Shown here in this 2016 photo from Siyephi Village, Bullilima District in Matebeland South Province, Zimbabwe, a 17-year-old girl is seen at the drying up dam where she and her family fetch water. Credit: UNICEF/Mukwazhi
- Warning that as many as 600 million children – one in four worldwide – will be living in areas with extremely scare water by 2040, the United Nations children’s agency has called on governments to take immediate measures to curb the impact on the lives of children.
In its report, Thirsting for a Future: Water and children in a changing climate, the UN Children’s Fund (UNICEF) explores the threats to children’s lives and wellbeing caused by depleted sources of safe water and the ways climate change will intensify these risks in coming years.
“This crisis will only grow unless we take collective action now,” said UNICEF Executive Director Anthony Lake announcing the report, which was launched on World Water Day on March 22.
“But around the world, millions of children lack access to safe water – endangering their lives, undermining their health, and jeopardizing their futures.”
According to the UN agency, 36 countries around the world are already facing extremely high levels of water stress.
Warmer temperatures, rising sea levels, increased floods, droughts and melting ice affect the quality and availability of water as well as sanitation systems, warns the report.
According to a recent UN-Water report, about two-thirds of the world’s population currently live in areas that experience water scarcity for at least one month a year. Credit: World Water Development Report 2017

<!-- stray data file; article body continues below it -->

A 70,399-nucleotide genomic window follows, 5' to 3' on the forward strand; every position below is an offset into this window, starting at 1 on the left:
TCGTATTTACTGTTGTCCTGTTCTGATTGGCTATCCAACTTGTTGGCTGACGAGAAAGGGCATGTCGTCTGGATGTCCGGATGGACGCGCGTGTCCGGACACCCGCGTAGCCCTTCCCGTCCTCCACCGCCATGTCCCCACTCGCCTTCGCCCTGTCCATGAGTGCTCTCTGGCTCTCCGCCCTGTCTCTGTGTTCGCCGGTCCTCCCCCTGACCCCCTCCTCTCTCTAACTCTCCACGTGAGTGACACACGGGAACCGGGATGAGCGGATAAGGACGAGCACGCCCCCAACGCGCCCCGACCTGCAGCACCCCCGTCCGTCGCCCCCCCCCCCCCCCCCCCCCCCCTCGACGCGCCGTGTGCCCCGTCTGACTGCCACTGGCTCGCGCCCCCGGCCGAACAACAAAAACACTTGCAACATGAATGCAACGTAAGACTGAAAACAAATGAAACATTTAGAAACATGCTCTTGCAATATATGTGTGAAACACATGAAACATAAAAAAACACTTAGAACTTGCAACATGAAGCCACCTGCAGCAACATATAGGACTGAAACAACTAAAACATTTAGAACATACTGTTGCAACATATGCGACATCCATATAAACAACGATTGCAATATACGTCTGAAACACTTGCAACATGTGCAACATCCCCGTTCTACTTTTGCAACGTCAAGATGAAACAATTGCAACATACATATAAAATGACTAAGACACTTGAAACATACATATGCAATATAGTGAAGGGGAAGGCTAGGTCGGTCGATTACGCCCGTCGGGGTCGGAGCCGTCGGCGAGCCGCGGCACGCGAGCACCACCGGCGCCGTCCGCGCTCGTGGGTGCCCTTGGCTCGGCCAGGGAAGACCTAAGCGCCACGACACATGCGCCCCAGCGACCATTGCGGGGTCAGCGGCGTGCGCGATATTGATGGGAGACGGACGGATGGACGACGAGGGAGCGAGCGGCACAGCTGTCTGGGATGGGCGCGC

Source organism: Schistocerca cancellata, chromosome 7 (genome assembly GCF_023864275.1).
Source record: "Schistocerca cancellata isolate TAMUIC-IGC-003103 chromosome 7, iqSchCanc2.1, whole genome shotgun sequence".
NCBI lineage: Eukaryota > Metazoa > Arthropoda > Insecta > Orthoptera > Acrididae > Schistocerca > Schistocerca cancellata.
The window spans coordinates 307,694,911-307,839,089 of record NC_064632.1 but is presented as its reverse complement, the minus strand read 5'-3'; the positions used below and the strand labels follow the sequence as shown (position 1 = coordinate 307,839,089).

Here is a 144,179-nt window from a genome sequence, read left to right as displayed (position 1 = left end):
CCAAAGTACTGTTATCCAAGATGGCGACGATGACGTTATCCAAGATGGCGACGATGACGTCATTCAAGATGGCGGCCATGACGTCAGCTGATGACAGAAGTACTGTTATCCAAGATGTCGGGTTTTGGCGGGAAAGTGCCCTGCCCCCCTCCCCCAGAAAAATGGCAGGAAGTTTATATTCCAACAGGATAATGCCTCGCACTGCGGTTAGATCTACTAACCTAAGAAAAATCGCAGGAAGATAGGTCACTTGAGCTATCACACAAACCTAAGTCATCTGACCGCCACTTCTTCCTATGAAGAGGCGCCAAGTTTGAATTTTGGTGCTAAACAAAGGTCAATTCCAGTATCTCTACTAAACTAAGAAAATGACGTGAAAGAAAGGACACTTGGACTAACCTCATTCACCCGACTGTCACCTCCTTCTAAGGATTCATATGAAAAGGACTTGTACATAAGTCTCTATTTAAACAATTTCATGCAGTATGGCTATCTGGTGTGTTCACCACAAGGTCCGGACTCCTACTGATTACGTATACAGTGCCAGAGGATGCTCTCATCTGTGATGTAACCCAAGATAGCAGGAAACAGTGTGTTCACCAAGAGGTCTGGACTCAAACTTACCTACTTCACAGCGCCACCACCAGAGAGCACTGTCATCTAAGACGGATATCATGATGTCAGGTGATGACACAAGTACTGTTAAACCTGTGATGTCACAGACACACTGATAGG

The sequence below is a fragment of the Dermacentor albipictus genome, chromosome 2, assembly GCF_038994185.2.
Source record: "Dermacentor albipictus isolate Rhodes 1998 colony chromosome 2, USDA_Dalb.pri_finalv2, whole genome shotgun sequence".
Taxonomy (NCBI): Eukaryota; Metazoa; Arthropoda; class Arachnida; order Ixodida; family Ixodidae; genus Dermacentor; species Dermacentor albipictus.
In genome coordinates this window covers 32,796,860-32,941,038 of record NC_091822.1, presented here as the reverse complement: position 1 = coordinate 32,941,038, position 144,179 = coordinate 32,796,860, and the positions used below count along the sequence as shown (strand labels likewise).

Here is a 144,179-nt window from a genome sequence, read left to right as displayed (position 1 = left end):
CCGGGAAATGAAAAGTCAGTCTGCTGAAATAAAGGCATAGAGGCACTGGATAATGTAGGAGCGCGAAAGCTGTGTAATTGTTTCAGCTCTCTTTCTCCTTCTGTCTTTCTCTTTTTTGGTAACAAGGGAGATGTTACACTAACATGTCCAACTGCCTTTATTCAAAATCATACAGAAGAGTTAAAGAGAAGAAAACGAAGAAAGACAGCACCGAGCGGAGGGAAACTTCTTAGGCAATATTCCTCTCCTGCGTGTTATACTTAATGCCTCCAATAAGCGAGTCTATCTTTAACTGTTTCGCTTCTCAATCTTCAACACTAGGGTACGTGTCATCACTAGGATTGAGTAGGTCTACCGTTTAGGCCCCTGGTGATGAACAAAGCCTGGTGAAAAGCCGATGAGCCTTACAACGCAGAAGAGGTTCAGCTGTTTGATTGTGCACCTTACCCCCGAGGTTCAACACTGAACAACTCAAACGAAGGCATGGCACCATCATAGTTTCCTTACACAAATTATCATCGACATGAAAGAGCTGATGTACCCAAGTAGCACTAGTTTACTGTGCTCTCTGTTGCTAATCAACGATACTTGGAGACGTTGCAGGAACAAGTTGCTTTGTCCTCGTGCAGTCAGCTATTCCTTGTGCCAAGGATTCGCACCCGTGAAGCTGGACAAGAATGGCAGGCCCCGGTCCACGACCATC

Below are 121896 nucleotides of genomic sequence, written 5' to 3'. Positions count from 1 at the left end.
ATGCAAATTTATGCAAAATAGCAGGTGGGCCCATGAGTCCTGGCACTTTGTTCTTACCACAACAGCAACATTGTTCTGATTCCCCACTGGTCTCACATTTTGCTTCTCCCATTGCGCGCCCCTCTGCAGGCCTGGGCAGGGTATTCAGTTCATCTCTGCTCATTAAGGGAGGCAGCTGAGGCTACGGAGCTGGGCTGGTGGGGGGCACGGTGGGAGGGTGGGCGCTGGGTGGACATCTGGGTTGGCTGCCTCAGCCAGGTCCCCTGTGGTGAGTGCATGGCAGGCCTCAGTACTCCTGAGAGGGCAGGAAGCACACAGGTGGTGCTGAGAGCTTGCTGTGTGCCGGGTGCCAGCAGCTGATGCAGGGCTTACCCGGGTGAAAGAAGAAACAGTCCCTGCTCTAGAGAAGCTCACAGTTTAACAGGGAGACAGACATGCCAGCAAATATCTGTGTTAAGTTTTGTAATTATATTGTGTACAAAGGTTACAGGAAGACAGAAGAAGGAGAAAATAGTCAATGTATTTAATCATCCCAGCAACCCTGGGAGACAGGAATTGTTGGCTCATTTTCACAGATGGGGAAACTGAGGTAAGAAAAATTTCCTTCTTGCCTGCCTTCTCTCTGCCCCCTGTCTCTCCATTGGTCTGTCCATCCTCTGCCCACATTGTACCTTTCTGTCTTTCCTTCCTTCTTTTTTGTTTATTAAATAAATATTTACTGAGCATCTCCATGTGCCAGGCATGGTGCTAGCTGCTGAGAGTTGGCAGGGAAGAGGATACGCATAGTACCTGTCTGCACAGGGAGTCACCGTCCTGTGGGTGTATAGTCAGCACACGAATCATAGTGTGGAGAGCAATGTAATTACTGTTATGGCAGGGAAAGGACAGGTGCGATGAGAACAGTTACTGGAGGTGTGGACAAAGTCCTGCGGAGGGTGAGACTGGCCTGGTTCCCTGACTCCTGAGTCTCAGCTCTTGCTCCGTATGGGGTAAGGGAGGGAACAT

These combined with increasing populations, higher demand of water primarily due to industrialization and urbanization are draining water resources worldwide.
“On top of these, conflicts in many parts of the world are also threatening access to safe water.”
According to a UN-Water: World Water Development Report, about two-thirds of the world’s population currently live in areas that experience water scarcity for at least one month a year.
All of these factors force children to use unsafe water, exposing them to deadly diseases like cholera and diarrhoea, UNICEF’s report reminds.
“Many children in drought-affected areas spend hours every day collecting water, missing out on a chance to go to school. Girls are especially vulnerable to attack and sexual violence during these times.”
However, the impact of climate change on water sources is not inevitable, noted the report, recommending actions to help curb the impact of climate change on the lives of children.
One of the points it raised is for governments to plan for changes in water availability and demand in the coming years and to prioritize the most vulnerable children’s access to safe water above other water needs to maximize social and health outcomes.
It also called on businesses to work with communities to prevent contamination and depletion of safe water sources as well as on communities to diversify water sources and to increase their capacity to store water safely.
“Water is elemental – without it, nothing can grow,” said Lake, urging for efforts to safeguard children’s access to water. “One of the most effective ways we can do that is safeguarding their access to safe water.”